Meeting SPs demand on EOU, windfall tax may not be easy
July, 09th 2008
Meeting the demand of the Samajwadi Party (SP), whose support is crucial for the Congress-led Government, on withdrawing the export oriented unit (EOU) status extended to private sector refinery like Reliance Industries Ltd (RIL) and levy of windfall tax on private refiners may not be easy for the Centre.
Under the current laws, the EOU status cannot be revoked unilaterally. Industry experts told Business Line that an EOU status conferred on a unit by the Government cannot be withdrawn so long as all conditions associated with the approval of such a status continued to be met by the unit.
Sources familiar with EOU policies and regulations said, For grant of EOU status, a letter of permit is issued by the unit approval committee (UAC) along with the conditions that need to be met by the unit. The UAC comprises the development commissioner concerned besides the representatives of Finance and Commerce Ministries and also that of the State Government concerned. The EOU status is usually granted for a period of five years. After that period the performance of the unit concerned is reviewed and then a view is taken by the UAC on extending the status to the unit. Therefore, withdrawal of such a status would require nod of all the authorities concerned.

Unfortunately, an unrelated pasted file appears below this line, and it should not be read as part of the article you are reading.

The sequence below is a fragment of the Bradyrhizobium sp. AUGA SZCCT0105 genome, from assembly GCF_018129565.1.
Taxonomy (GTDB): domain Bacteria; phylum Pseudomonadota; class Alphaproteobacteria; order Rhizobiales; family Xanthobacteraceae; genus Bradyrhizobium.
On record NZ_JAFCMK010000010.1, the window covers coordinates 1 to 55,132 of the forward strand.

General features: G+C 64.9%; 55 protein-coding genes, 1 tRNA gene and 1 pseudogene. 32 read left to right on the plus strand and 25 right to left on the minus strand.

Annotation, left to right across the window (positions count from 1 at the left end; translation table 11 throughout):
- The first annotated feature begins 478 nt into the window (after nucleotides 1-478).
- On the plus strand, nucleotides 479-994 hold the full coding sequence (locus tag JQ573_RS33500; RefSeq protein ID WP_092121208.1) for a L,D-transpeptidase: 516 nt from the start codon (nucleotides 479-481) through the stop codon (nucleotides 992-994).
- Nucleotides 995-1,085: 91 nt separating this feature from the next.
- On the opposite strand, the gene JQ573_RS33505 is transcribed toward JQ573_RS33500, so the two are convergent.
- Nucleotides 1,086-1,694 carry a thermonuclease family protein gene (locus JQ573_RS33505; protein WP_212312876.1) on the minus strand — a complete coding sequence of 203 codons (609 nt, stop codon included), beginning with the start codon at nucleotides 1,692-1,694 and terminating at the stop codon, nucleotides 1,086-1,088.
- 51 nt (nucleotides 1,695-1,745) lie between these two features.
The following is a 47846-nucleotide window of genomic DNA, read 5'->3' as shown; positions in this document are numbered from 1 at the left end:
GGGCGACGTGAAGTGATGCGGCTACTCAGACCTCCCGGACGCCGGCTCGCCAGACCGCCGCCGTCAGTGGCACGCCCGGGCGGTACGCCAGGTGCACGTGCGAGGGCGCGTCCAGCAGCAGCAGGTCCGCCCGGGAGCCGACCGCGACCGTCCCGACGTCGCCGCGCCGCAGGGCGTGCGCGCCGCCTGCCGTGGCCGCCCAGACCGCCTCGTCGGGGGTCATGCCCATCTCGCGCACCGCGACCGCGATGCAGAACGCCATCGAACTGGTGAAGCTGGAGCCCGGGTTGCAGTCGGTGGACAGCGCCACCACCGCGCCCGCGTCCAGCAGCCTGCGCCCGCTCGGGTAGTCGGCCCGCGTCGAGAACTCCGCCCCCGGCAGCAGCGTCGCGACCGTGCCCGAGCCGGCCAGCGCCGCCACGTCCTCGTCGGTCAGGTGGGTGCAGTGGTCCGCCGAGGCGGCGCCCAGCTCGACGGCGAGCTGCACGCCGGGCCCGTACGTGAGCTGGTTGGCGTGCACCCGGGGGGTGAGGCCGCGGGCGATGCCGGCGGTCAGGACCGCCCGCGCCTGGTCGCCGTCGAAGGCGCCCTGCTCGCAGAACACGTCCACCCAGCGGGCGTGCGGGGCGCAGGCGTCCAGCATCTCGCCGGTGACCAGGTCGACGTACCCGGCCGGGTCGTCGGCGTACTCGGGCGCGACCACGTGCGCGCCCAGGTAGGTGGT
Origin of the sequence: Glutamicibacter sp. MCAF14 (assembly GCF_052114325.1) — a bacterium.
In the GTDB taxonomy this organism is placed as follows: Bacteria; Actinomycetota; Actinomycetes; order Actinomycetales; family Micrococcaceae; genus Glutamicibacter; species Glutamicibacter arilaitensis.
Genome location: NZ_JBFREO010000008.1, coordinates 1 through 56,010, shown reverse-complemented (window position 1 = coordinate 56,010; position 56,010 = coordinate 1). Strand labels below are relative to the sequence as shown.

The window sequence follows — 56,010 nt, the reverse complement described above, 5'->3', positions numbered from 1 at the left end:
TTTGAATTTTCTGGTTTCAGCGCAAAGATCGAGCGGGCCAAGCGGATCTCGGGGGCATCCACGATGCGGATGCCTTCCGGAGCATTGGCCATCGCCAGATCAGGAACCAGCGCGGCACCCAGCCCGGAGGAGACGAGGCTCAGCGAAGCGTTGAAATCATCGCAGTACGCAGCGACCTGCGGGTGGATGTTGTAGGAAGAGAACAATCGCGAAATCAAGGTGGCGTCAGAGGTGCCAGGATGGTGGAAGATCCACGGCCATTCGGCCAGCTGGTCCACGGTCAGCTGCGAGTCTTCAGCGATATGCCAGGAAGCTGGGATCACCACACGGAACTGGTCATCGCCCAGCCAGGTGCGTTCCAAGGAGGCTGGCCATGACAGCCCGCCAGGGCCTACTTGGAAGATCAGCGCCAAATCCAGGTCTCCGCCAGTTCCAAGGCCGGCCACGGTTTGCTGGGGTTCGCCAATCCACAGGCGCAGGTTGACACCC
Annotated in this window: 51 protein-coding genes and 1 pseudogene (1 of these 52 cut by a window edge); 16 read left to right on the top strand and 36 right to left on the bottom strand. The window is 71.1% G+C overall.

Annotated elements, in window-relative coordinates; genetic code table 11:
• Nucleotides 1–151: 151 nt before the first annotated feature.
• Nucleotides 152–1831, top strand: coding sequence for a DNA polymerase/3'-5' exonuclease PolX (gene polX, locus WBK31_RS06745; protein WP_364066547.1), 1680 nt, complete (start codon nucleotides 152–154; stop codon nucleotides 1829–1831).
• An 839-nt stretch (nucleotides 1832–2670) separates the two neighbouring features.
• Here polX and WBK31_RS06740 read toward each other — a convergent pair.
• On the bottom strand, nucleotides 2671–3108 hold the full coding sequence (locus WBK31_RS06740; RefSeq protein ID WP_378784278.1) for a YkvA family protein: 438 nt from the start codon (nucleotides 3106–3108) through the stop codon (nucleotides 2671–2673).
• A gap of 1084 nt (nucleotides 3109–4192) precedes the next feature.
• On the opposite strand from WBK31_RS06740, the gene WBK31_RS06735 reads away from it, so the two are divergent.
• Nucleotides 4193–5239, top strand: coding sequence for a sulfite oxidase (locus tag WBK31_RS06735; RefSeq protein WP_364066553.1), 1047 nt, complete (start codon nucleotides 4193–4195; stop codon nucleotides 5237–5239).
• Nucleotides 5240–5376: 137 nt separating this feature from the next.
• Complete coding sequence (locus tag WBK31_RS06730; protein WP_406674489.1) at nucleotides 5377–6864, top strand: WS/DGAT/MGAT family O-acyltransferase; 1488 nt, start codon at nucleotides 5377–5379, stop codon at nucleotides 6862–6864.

As regards levying a windfall tax on private refiners and oil producers, the Finance Ministry officials said that there was no proposal before us as on date to introduce tax on any windfall profits of refineries arising from the recent spurt in international oil prices.
The Indian income-tax law in the present form does not even recognise windfall profits. All profits are brought to tax unless specifically exempted by any provision of income-tax law, official sources said.
Meanwhile, the Petroleum Minister, Mr Murli Deora, said that both the issues were out of his jurisdiction. The issue of imposing windfall tax has also been raised by the Left parties.
Meanwhile, oil industry sources said, the production sharing contracts (PSCs) regime already provides windfall taxes to the Government as the gains from high oil prices is also shared with them in the form of profit petroleum. They point out that around the world, Governments have only thought of windfall taxes in non-PSC regimes where there are flat royalties and taxes that do not enable the Governments to share in higher oil prices.
India seriously needs investments in oil and gas and proposals like windfall taxes would further deter investment. For instance, the latest NELP round did not attract many major private sector investment, industry sources said. Besides, any windfall tax introduced now would largely impact public sector producers who are already suffering heavy subsidy burdens. The public sector oil companies like ONGC produce bulk of Indias current crude output.
In reply to a question that the suggested windfall tax was aimed at refiners and not producers, industry sources said, windfall tax is a punitive measure that is very much short term and has been proved in the past to be ineffective.